POINT OF VIEW, October 2007
other clips . . .
Northern Trust's POINT OF VIEW magazine


Derivatives Surge In Popularity

 Plan sponsors’ use of strategies to manage risk and boost returns fuels explosive growth in the derivatives market.



As institutional investors embrace the use of derivatives-based strategies for minimizing risk exposures and enhancing performance, they have grown more comfortable with the contracts and pushed the derivatives market to new heights.


At the end of 2006, the notional value — or principal amount used to calculate payments on contracts — of outstanding over-the-counter (OTC) derivatives stood at a tremendous $415 trillion globally, as measured by the Bank for International Settlements (BIS), a Basel, Switzerland-based clearinghouse for central banks. That represents an increase of 39.5% from the previous year. Another $87.1 trillion worth of exchange-listed derivatives — $30.4 trillion in futures and $56.7 trillion in options — were outstanding as of March 2007. In all, between June 1998 and December 2006, global derivatives markets surged at an annualized pace of 21.3%.


Exchange-listed derivatives such as futures contracts on the S&P 500, are as carefully regulated as any other listed security. OTC derivatives are private contracts between two parties. One of the most frequently traded OTC derivatives is an interest-rate swap where payments are made between counterparties based on LIBOR.


A Hedge Against Volatility
The surge in popularity of derivatives-based strategies is in part due to the increasing need among investors to manage risk. For example, multinational corporations might be active in currency derivatives to hedge their exposure to exchange-rate volatility, while many pension funds are drawn to interest-rate swaps because they offset a significant amount of their interest-rate exposure.


“Interest-rate swaps, which are contracts where two counterparties exchange one stream of interest for another, help hedge risks relative to pension plan liabilities,” says Lee R. Freitag, product manager for liability driven investing (LDI) strategies at Northern Trust. Interest-rate swaps are an effective solution to help match assets to liabilities and lessen surplus volatility, he says.


For example, a pension plan with fixed payments to beneficiaries might pay a floating rate of interest in exchange for a fixed-income stream that matches its benefit obligations. “There are two advantages to this approach. One, you’ve secured a payment stream for your beneficiaries. At the same time, you’ve hedged your liability value against adverse movements in interest rates,” Freitag says.


“Interest-rate swaps are an effective solution to match assets to liabilities and lessen surplus volatility.”

Lee R. Freitag, product manager for liability driven investing strategies at Northern Trust                            



To hedge the funding gap, swaps can be implemented at different points along the yield curve. “Because a pension plan’s future liabilities are discounted using current interest rates, when rates decline the plan is exposed to a potentially large funding gap,” says Greg Dennerlein, strategist, alternative solutions group at Northern Trust. “Moreover, there’s a duration mismatch between a plan’s assets and its liabilities. When rates decline the present value of liabilities grows and that increase potentially could outpace any increase in asset value.”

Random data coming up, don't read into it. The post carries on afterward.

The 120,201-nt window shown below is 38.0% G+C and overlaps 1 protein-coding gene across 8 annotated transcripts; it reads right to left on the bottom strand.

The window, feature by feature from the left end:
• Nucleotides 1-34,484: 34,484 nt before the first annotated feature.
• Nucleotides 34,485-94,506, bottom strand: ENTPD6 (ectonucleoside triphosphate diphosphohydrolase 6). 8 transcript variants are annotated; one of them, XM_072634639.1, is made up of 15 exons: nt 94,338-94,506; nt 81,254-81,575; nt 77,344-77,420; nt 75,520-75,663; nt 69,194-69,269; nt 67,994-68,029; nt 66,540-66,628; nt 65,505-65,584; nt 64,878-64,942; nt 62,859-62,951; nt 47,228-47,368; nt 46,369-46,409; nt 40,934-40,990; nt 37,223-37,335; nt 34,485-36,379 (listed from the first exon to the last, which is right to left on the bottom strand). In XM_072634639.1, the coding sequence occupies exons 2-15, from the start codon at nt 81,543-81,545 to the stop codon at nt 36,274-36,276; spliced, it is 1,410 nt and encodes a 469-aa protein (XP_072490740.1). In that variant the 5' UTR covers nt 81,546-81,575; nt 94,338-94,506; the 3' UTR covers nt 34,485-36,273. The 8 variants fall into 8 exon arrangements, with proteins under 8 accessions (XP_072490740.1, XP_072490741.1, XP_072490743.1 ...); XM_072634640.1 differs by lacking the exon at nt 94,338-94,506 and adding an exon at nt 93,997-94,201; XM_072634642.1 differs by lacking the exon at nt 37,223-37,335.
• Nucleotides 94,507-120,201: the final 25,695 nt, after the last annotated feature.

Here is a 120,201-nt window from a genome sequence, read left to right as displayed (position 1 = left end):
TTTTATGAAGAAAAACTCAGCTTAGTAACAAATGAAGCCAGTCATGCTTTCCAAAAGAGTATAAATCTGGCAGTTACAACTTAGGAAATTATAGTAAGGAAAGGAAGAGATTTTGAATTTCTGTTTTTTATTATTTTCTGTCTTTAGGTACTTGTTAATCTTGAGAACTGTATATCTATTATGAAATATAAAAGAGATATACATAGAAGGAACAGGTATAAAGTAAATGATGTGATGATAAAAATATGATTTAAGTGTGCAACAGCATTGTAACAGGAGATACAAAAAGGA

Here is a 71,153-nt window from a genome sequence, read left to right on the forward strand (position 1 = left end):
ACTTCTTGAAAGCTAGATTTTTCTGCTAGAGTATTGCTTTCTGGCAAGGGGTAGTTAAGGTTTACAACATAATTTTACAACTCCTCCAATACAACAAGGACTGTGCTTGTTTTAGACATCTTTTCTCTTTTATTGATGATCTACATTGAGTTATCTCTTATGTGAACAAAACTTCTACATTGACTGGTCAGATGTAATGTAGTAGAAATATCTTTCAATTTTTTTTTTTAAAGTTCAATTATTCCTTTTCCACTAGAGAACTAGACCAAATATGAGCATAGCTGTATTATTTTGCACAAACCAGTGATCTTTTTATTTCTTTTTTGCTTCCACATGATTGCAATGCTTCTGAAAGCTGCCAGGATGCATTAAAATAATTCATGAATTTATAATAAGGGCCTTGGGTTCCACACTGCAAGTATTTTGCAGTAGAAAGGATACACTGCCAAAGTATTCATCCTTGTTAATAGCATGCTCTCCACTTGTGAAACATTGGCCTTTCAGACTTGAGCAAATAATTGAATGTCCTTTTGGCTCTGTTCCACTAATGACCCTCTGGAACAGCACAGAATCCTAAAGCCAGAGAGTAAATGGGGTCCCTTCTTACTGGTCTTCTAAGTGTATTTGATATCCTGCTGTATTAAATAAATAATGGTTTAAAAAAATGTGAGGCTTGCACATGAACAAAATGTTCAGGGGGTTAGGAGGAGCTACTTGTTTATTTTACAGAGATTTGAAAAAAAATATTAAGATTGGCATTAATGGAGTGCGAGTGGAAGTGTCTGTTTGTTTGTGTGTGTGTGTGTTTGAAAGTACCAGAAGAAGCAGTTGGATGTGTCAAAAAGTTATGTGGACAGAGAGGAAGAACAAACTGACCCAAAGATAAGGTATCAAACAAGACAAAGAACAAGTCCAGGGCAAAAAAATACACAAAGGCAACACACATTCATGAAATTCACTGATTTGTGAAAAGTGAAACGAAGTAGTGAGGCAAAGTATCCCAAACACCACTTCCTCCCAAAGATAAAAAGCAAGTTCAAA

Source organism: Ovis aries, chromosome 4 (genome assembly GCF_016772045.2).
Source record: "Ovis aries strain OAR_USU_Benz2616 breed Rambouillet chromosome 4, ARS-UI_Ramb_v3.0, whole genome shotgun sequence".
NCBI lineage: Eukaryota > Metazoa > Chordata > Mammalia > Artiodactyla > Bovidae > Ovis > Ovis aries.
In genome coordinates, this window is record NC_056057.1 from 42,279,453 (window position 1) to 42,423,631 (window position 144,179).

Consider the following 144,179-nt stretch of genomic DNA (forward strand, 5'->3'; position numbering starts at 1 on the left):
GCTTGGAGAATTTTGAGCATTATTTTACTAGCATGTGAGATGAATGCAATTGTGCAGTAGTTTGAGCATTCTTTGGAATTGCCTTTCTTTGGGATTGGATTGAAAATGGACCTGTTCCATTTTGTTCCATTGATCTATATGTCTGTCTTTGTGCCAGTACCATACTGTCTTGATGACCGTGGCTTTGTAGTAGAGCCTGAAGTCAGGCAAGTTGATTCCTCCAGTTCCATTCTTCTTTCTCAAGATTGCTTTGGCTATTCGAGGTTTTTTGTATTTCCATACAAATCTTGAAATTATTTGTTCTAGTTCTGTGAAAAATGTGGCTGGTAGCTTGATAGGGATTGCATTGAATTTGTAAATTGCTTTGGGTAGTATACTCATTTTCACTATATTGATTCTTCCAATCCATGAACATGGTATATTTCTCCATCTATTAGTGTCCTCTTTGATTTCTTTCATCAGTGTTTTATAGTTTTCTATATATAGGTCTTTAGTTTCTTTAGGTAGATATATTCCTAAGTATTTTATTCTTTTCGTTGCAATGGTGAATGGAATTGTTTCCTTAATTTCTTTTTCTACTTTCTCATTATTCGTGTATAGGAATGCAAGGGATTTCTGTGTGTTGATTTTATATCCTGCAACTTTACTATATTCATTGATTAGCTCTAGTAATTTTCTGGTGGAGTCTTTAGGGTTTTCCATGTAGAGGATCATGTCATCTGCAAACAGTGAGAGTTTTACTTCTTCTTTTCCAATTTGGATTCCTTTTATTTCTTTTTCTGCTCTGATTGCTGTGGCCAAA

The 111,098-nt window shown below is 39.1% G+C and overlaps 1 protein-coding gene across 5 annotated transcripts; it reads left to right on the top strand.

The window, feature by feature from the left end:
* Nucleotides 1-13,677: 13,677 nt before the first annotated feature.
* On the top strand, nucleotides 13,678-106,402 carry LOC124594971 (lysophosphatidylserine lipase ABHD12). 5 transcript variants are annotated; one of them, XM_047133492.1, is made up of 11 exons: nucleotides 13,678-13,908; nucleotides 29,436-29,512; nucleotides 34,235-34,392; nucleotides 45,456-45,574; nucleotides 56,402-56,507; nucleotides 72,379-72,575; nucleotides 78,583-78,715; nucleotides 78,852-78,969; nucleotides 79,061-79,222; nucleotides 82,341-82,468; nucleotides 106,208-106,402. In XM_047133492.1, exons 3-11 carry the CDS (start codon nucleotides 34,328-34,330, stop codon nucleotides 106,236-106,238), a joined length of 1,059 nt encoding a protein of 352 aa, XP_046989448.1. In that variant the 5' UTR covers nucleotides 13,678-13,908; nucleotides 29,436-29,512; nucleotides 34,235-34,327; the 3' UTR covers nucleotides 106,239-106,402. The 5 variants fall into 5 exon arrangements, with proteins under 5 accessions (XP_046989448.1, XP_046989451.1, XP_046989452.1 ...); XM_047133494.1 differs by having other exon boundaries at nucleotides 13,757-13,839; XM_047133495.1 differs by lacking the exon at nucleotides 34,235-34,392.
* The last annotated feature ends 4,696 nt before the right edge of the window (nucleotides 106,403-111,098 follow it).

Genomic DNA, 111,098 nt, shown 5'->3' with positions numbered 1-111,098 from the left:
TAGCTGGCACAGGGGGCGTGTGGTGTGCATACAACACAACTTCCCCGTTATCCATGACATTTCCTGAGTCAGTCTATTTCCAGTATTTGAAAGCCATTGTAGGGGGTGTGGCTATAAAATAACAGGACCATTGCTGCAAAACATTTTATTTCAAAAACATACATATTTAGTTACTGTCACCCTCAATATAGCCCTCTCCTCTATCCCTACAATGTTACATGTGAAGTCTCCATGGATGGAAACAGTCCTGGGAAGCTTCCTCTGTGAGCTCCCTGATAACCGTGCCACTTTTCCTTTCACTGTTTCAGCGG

Pension plan sponsors need an instrument that increases in value when rates decline and that is flexible and liquid enough to extend portfolio duration by 30 years or more, he says. This is exactly what a fixed-rate swap can accomplish, and Dennerlein notes that not many bonds on the cash market have these long maturities. Interest-rate swaps accounted for 69% of the notional value of all derivatives outstanding at the end of last year, as measured by BIS.


Efficient Credit Exposure
Credit default swaps (CDS) — which act as a form of insurance against default on a corporate loan or bond — make up the fastest growing segment of the derivatives market. Although these contracts comprised only 7% of the total notional value of derivatives at the end of 2006, the segment has grown at a staggering 112% annual rate during the past two years.


“Investors can use credit default swaps to reduce the level of credit risk inherent in certain securities,” Freitag says.


Investors also can use credit default swaps to gain exposure to credits. “Investors can customize their exposure by specifying the terms, such as notional amount, underlying, maturity and currency. They are very flexible, and protection can be sold to generate additional portfolio income,” Dennerlein says. “Unlike a cash bond where an investor gets credit and duration exposure, a CDS is a pure credit play.”



“Investors can customize their exposure by specifying the terms, such as notional amount, underlying, maturity and currency. [Credit default swaps] are very flexible, and protection can be sold to generate additional portfolio income.”

Greg Dennerlein, strategist, alternative solutions group at Northern Trust   



This type of derivative instrument is appropriate for investors who want to gain broad market exposure to either a customized basket or an index, Dennerlein says. “In addition, single-name credit default swaps are quicker to implement and in many cases, more efficient than trying to find the cash bonds, which may not be available due to limitations of maturity, currency or size because of supply-demand imbalances.”